Peek also took to the offensive, thinking of how it could work differently with its customers on both sides of the business. With end users, it doubled down on virtual experiences (for example, online cooking classes); and rethinking and expanding who “customers” could be by building out experiences booking for corporate and internal events.

But the real key sounds like how it rethought that it worked with experience providers, where it helped them get their own emergency loans, and it equipped them with the tools to work within the “new normal” by helping them shift to focusing more on local activities for local people rather than tourists; and providing them with more software and functionality to run those businesses.

“We are the operating system for those merchants,” Bashir said.

Image Credits: Peek

It turned out to be the right move: it meant that as those businesses picked up in activity, so did Peek, which found itself turning profitable in the midst of the pandemic. Software currently accounts for “the majority” of Peek’s business, she said, although that could well change over the next year as consumer travel starts to rebound and that brings more activity to Peek’s own marketplace.

“There is a lot of opportunity, $1 trillion in gross merchandise value, and still a lot of businesses haven’t made the leap online,” Bruening said. Many of the experiences customers were previously using pen, paper, phone calls, and managing through spreadsheets, Bashir said, “but [now] you can’t connect with customers now before you connect.”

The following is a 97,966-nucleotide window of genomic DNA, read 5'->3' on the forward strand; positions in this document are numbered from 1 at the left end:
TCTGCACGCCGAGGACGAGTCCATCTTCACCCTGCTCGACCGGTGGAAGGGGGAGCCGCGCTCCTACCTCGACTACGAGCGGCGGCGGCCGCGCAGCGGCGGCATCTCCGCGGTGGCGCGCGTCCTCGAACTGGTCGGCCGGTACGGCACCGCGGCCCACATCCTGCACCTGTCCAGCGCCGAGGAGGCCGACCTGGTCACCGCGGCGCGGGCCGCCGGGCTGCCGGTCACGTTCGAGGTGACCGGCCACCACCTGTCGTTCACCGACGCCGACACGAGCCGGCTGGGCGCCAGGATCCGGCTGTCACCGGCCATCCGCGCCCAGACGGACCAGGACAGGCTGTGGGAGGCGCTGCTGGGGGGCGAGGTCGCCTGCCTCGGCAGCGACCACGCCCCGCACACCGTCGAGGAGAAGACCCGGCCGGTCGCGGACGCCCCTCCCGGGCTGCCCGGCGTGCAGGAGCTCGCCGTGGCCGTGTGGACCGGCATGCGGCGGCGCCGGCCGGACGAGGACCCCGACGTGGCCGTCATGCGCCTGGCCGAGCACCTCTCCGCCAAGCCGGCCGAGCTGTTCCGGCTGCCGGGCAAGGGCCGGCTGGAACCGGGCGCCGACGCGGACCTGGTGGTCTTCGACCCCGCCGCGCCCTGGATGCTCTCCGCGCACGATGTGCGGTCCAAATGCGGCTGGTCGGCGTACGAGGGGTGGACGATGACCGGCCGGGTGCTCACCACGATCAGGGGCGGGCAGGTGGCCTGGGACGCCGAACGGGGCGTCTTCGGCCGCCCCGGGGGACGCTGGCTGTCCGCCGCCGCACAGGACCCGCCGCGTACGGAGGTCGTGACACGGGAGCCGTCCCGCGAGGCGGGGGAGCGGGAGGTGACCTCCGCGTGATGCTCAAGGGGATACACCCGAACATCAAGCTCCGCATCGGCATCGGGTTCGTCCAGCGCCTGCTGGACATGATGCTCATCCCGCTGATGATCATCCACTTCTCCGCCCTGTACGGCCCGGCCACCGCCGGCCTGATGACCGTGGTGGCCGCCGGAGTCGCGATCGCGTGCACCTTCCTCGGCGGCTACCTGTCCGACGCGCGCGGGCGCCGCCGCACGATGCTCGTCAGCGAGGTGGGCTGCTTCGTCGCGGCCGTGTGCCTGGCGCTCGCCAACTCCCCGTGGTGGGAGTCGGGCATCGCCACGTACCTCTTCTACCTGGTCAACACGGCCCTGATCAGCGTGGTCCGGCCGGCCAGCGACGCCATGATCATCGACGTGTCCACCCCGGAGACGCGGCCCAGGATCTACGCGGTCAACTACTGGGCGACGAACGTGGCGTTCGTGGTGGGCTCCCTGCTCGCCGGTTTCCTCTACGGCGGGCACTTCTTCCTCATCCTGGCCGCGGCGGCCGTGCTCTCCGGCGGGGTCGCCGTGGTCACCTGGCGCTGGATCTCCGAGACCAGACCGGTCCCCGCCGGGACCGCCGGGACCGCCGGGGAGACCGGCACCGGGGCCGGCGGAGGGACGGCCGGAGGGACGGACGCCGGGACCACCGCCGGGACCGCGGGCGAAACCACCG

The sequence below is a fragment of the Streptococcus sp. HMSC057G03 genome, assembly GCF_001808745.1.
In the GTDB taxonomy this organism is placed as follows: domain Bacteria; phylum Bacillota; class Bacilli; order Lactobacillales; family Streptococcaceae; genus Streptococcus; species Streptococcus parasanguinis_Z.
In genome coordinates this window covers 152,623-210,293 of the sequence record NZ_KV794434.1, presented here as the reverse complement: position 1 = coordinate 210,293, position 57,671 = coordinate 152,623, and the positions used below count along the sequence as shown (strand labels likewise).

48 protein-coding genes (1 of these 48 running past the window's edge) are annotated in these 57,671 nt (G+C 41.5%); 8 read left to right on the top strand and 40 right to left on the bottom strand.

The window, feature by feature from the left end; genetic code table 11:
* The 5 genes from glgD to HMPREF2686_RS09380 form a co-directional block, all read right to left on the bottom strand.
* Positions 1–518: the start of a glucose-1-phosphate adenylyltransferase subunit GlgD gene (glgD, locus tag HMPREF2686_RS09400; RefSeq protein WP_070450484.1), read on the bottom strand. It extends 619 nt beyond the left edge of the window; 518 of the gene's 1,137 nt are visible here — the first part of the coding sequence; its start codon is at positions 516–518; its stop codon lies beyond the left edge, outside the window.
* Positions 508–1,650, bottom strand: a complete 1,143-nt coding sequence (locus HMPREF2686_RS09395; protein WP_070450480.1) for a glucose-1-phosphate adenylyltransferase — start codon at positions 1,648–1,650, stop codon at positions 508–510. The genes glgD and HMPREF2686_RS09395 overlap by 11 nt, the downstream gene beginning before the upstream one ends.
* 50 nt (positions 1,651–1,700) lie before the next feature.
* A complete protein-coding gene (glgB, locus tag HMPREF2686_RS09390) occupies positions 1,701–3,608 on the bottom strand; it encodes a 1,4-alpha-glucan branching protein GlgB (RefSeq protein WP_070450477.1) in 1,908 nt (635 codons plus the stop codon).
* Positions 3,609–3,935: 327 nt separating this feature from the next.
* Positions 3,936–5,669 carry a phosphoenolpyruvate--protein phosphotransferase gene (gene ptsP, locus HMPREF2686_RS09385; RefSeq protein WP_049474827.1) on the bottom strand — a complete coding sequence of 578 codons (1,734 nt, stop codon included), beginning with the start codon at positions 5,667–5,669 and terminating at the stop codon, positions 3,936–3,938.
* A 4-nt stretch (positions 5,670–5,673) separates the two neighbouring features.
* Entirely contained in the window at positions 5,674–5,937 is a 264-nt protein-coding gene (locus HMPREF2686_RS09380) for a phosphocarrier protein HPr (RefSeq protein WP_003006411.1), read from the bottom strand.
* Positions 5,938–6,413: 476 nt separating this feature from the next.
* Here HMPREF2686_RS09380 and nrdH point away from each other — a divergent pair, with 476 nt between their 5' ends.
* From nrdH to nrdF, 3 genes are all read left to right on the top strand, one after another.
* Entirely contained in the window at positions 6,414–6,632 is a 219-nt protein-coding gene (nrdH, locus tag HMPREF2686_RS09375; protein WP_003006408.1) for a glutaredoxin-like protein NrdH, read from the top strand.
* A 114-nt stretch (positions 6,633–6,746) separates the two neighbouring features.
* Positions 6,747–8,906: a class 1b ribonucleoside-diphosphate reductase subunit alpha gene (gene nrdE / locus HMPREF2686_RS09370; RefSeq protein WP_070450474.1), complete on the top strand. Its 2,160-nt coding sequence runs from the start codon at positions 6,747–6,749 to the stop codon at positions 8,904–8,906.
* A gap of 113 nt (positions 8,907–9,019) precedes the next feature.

Activities that Peek covers range from wine tours and watersports to skydiving and art classes, while Peek Pro, as the B2B2C product is called, offers tech to enable online booking, point-of-sale services and “hundreds” of automations covering things like inventory management, dynamic pricing, waivers and marketing analytics. Peek says that it has “thousands” of customers, including businesses like the Museum of Ice Cream, Color Factory, Artechouse (the experiential art venues) and Pennekamp State Park.

Some of those businesses, without a doubt, target younger adults and thus were already pretty digitally savvy to begin with, but more generally Bashir believes that Peek’s success in building B2B2C tech for experiences companies is part of the bigger trend in the world of business software specifically for offline businesses.

“People underestimate what happened in offline. There was a leap forward in e-commerce,” she said of the story that’s often told about the impact COVID-19 had on businesses that were already online. But offline businesses were faced with needing to suddenly make what she calls “a 10-year leap” to catch up. Peek is part of the battalion of tech companies that have rushed to fill that void for various other use cases, such as building software for restaurants, or building logistics or curbside pickup for brick-and-mortar retailers.

“We have been early adopters and investors in travel technology companies, and have been following for years,” said Tosi of WestCap, in a statement. “Ruzwana Bashir is a dynamic leader and’s unique approach has allowed them to serve millions of people. This is a transformative solution that will allow a wider audience of travelers and locals to have meaningful experiences, and for activity operators to grow their businesses.”